OPINION: See the light and embrace a bright future

WHAT does the future hold for the Lower Hunter in the form of public transport?

Well, unless the five Lower Hunter councils – Newcastle, Port Stephens, Lake Macquarie, Cessnock and Maitland  – plan for the future as a team, it will always be a disjointed, unproductive effort.

They need to look outside their local government boundaries.  A vision for a modern transport system for future generations is needed;  one that includes a  light rail network – an  efficient and environmentally friendly form of travel.

The five councils have the opportunity  to work as one    through their membership of Hunter Councils Inc.

That organisation  could oversee the establishment of a working party of professional people, including representation  from the NSW Government, to form a  public transport strategy for the Lower Hunter. 

Any such strategy should include planning transport corridors and making them sterile for future  light rail systems.

The plan should include an investigation into the possible use of existing rail infrastructure as a starting point – then opening up closed rail infrastructure, for example, the rail line to Cessnock. 

It also would provide a service to the fast-expanding new residential townships like Gillieston Heights and Heddon Greta. 

I envisage Kurri Kurri will be developed as a major commercial and residential area in the future, mainly due to its location near a freeway and the possibility of this giving the nearby Economic Development Zone the impetus to proceed at a faster pace. 

The opening of the former Toronto rail link to light rail would have the same benefits.

Light rail would be ideal to service the approved new town of Huntlee-Sweetwater near Branxton with a population of 25,000.

Then you have the approved expansion of Lochinvar, with a forecast population increase of 13,000 people, and soon  the large residential development at Farley to the south-west of Maitland.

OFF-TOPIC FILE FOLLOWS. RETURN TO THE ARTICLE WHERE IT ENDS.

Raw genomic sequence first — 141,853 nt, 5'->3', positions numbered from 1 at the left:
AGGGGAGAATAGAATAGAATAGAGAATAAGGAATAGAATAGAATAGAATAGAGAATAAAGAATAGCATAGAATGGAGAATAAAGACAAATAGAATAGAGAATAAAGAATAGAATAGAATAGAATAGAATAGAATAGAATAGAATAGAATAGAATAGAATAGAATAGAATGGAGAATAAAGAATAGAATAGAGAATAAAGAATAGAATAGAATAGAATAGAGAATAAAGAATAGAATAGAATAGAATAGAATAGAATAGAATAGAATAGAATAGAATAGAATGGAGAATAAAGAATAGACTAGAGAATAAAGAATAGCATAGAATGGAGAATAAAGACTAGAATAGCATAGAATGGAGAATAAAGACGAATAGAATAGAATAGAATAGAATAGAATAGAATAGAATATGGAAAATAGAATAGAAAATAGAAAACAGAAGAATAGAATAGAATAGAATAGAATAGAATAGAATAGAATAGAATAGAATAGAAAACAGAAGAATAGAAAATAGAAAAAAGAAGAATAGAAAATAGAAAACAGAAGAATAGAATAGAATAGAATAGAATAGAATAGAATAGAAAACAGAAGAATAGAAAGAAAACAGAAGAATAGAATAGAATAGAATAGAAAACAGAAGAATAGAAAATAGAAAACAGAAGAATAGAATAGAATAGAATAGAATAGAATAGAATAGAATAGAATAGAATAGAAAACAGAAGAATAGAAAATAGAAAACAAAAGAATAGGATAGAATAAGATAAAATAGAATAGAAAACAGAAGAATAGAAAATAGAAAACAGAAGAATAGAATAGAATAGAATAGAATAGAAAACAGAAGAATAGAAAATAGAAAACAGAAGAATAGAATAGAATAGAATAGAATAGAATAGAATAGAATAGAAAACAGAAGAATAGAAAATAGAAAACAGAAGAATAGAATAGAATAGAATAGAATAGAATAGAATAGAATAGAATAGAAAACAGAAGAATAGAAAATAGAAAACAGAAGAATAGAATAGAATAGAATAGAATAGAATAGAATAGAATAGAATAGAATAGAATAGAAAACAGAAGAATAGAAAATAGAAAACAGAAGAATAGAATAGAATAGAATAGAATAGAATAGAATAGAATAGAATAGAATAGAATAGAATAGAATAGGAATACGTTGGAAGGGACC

The almost built-out area of Aberglasslyn-Oakhampton in Maitland on the northern rail line has no rail station for  its  new 12,000 residents. The possible expansion of a light rail to the townships of Paterson and Dungog may provide the incentive to service Aberglasslyn by reopening the former Oakhampton railway station.

A loop line to Newcastle University  would be a huge convenience for students  and will give them more flexibility in choosing accommodation. 

Finally, those future rail corridors need to service the residents of Raymond Terrace and Newcastle Airport at Williamtown and eventually Port Stephens.

The five Lower Hunter councils need to make this happen through Hunter Councils Inc, working as a team to achieve a first-class light rail transport network. 

With a plan on the table there is opportunity for  support from the federal government in funding for a regional infrastructure project.

The state government could share costs. It should also   give serious support to the formation of a working group to consider all transport options for the Lower Hunter and work closely with Hunter Councils Inc.

That would include funding any investigation. A possible  source of funding is the coal royalties collected from the Hunter mining industry.  

Ray Fairweather was a Maitland City councillor for 35 years.


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